Circuit breaker is working but not as fast as hoped

The circuit breaker measures are working, but not as fast as hoped for, said Professor Teo Yik Ying, dean of the NUS Saw Swee Hock School of Public Health.

After more than two weeks, the number of new cases in the community should have been lower, he said. Health Minister Gan Kim Yong said on Tuesday that Singapore has averaged 29 new cases a day over the past week.

If the cases of foreign workers not living in dormitories are included, the number doubles.

Said Prof Teo: "This really points to some leakage happening in the community, either among people who are supposed to be home but have been venturing out without taking the necessary precautions or due to some of the essential workers who are still out there working and getting infected."

Evidence over four days till Wednesday suggests that workers providing essential services are getting infected since construction workers and staff from fast-food chain McDonald's were among the newer cases.

Prof Teo said this is why there is a need to tighten the circuit breaker measures and to narrow the definition of essential services which are allowed to remain operational. "The trend for infections outside the community still points to workplaces and perhaps some household transmission," he said.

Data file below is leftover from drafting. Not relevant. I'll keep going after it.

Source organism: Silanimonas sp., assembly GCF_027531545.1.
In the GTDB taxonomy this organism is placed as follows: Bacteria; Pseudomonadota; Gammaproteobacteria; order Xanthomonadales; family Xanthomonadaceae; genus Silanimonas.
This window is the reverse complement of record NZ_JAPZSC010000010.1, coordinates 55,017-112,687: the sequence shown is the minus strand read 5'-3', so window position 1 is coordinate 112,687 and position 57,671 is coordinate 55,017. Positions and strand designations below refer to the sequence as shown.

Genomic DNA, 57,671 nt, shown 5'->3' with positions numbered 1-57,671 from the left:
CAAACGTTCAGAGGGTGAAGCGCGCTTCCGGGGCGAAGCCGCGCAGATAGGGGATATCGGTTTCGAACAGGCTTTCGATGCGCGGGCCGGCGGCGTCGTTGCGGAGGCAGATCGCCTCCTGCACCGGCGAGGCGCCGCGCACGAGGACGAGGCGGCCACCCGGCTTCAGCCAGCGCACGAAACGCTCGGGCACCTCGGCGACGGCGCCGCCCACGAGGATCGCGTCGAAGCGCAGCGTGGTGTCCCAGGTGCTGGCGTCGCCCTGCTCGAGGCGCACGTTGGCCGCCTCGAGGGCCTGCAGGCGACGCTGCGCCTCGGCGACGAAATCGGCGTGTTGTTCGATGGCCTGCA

Professor Leo Yee Sin, executive director of the National Centre for Infectious Diseases, was equally disappointed with the number of new, community-based cases in recent days: "We have not seen a satisfactory drop in local transmissions."

But looking at the experience of other countries, with many extending their period of lockdown, Prof Leo said: "Two weeks is not a (long enough) period to adequately reduce the number of cases."

So neither of them was surprised that the circuit breaker measures have been extended by another four weeks to June 1.

Prof Leo said the virus "will find ways to remain in the human population and try to find a way that it can transmit and continue to stay with us.

"So it's not a simple virus for us to deal with. There's human-to-human transmission. It can transmit when we are not aware."

How long should the circuit breaker measures be extended?

Prof Leo said: "If we don't change our behaviour, it's no longer (about) how long your circuit breaker is going to be because once we bounce back to our own normal selves, the virus is going to come back."

The Straits Times

"This really points to some leakage happening in the community, either among people who are supposed to be home but have been venturing out without taking the necessary precautions or due to some of the essential workers who are still out there working and getting infected."

- Professor Teo Yik Ying, dean of the NUS Saw Swee Hock School of Public Health

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